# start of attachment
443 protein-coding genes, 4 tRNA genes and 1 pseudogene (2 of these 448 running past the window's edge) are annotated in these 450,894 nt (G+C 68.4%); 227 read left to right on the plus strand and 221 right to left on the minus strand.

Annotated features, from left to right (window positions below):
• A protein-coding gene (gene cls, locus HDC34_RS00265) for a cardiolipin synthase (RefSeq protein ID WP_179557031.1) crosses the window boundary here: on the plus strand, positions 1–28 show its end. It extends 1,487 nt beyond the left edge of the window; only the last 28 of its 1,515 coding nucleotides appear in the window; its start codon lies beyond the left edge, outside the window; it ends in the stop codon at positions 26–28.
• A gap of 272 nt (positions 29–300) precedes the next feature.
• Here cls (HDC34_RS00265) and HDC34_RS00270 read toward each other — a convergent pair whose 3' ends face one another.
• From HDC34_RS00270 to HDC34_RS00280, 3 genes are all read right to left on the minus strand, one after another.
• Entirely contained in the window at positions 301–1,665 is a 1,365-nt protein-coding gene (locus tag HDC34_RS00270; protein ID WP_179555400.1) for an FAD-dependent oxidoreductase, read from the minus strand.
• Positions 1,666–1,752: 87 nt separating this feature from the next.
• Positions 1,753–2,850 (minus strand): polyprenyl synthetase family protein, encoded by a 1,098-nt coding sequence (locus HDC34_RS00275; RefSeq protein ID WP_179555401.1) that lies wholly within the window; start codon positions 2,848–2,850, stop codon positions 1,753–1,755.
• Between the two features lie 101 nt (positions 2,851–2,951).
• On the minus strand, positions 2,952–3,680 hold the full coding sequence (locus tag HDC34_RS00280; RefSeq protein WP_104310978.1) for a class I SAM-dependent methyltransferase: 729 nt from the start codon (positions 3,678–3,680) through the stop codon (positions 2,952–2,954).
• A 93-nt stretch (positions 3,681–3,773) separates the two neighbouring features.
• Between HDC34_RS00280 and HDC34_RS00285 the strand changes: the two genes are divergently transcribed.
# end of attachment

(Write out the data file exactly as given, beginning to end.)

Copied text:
443 protein-coding genes, 4 tRNA genes and 1 pseudogene (2 of these 448 running past the window's edge) are annotated in these 450,894 nt (G+C 68.4%); 227 read left to right on the plus strand and 221 right to left on the minus strand.

Annotated features, from left to right (window positions below):
• A protein-coding gene (gene cls, locus HDC34_RS00265) for a cardiolipin synthase (RefSeq protein ID WP_179557031.1) crosses the window boundary here: on the plus strand, positions 1–28 show its end. It extends 1,487 nt beyond the left edge of the window; only the last 28 of its 1,515 coding nucleotides appear in the window; its start codon lies beyond the left edge, outside the window; it ends in the stop codon at positions 26–28.
• A gap of 272 nt (positions 29–300) precedes the next feature.
• Here cls (HDC34_RS00265) and HDC34_RS00270 read toward each other — a convergent pair whose 3' ends face one another.
• From HDC34_RS00270 to HDC34_RS00280, 3 genes are all read right to left on the minus strand, one after another.
• Entirely contained in the window at positions 301–1,665 is a 1,365-nt protein-coding gene (locus tag HDC34_RS00270; protein ID WP_179555400.1) for an FAD-dependent oxidoreductase, read from the minus strand.
• Positions 1,666–1,752: 87 nt separating this feature from the next.
• Positions 1,753–2,850 (minus strand): polyprenyl synthetase family protein, encoded by a 1,098-nt coding sequence (locus HDC34_RS00275; RefSeq protein ID WP_179555401.1) that lies wholly within the window; start codon positions 2,848–2,850, stop codon positions 1,753–1,755.
• Between the two features lie 101 nt (positions 2,851–2,951).
• On the minus strand, positions 2,952–3,680 hold the full coding sequence (locus tag HDC34_RS00280; RefSeq protein WP_104310978.1) for a class I SAM-dependent methyltransferase: 729 nt from the start codon (positions 3,678–3,680) through the stop codon (positions 2,952–2,954).
• A 93-nt stretch (positions 3,681–3,773) separates the two neighbouring features.
• Between HDC34_RS00280 and HDC34_RS00285 the strand changes: the two genes are divergently transcribed.